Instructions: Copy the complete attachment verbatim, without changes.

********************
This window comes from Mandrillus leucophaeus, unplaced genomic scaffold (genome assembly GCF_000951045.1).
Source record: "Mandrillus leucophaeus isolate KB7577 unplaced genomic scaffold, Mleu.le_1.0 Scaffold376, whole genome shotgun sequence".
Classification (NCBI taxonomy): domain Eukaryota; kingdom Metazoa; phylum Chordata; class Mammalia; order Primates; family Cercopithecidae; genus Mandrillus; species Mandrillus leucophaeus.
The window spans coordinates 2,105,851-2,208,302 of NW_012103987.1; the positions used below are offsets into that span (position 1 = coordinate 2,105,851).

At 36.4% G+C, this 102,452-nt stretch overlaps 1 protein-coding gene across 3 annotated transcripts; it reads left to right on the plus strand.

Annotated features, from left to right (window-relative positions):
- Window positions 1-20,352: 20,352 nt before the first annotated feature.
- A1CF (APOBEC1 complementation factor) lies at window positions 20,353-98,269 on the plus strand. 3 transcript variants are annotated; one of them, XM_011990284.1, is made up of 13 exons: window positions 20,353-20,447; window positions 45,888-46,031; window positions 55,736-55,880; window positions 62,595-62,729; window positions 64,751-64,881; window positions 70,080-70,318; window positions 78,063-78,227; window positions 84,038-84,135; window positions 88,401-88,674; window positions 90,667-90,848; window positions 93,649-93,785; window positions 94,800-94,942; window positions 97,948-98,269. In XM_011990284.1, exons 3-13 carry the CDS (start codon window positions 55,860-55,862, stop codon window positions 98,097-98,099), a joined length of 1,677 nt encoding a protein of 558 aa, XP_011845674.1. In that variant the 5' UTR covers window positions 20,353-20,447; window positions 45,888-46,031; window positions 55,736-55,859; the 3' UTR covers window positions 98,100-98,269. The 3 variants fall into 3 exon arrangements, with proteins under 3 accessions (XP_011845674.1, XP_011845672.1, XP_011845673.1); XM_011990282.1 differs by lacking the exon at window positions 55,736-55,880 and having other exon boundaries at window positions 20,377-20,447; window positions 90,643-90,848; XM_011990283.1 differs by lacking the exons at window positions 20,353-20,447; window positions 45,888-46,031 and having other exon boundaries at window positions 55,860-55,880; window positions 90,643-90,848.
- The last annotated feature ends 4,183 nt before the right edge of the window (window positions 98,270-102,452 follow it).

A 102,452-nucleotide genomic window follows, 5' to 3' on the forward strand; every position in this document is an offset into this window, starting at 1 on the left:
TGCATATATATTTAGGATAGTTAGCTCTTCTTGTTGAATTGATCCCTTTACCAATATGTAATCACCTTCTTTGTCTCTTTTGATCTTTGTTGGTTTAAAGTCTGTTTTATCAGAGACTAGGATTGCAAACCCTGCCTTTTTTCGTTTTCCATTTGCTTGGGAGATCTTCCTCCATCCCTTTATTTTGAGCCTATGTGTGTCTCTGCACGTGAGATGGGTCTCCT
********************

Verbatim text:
This window comes from Mandrillus leucophaeus, unplaced genomic scaffold (genome assembly GCF_000951045.1).
Source record: "Mandrillus leucophaeus isolate KB7577 unplaced genomic scaffold, Mleu.le_1.0 Scaffold376, whole genome shotgun sequence".
Classification (NCBI taxonomy): domain Eukaryota; kingdom Metazoa; phylum Chordata; class Mammalia; order Primates; family Cercopithecidae; genus Mandrillus; species Mandrillus leucophaeus.
The window spans coordinates 2,105,851-2,208,302 of NW_012103987.1; the positions used below are offsets into that span (position 1 = coordinate 2,105,851).

At 36.4% G+C, this 102,452-nt stretch overlaps 1 protein-coding gene across 3 annotated transcripts; it reads left to right on the plus strand.

Annotated features, from left to right (window-relative positions):
- Window positions 1-20,352: 20,352 nt before the first annotated feature.
- A1CF (APOBEC1 complementation factor) lies at window positions 20,353-98,269 on the plus strand. 3 transcript variants are annotated; one of them, XM_011990284.1, is made up of 13 exons: window positions 20,353-20,447; window positions 45,888-46,031; window positions 55,736-55,880; window positions 62,595-62,729; window positions 64,751-64,881; window positions 70,080-70,318; window positions 78,063-78,227; window positions 84,038-84,135; window positions 88,401-88,674; window positions 90,667-90,848; window positions 93,649-93,785; window positions 94,800-94,942; window positions 97,948-98,269. In XM_011990284.1, exons 3-13 carry the CDS (start codon window positions 55,860-55,862, stop codon window positions 98,097-98,099), a joined length of 1,677 nt encoding a protein of 558 aa, XP_011845674.1. In that variant the 5' UTR covers window positions 20,353-20,447; window positions 45,888-46,031; window positions 55,736-55,859; the 3' UTR covers window positions 98,100-98,269. The 3 variants fall into 3 exon arrangements, with proteins under 3 accessions (XP_011845674.1, XP_011845672.1, XP_011845673.1); XM_011990282.1 differs by lacking the exon at window positions 55,736-55,880 and having other exon boundaries at window positions 20,377-20,447; window positions 90,643-90,848; XM_011990283.1 differs by lacking the exons at window positions 20,353-20,447; window positions 45,888-46,031 and having other exon boundaries at window positions 55,860-55,880; window positions 90,643-90,848.
- The last annotated feature ends 4,183 nt before the right edge of the window (window positions 98,270-102,452 follow it).

A 102,452-nucleotide genomic window follows, 5' to 3' on the forward strand; every position in this document is an offset into this window, starting at 1 on the left:
TGCATATATATTTAGGATAGTTAGCTCTTCTTGTTGAATTGATCCCTTTACCAATATGTAATCACCTTCTTTGTCTCTTTTGATCTTTGTTGGTTTAAAGTCTGTTTTATCAGAGACTAGGATTGCAAACCCTGCCTTTTTTCGTTTTCCATTTGCTTGGGAGATCTTCCTCCATCCCTTTATTTTGAGCCTATGTGTGTCTCTGCACGTGAGATGGGTCTCCT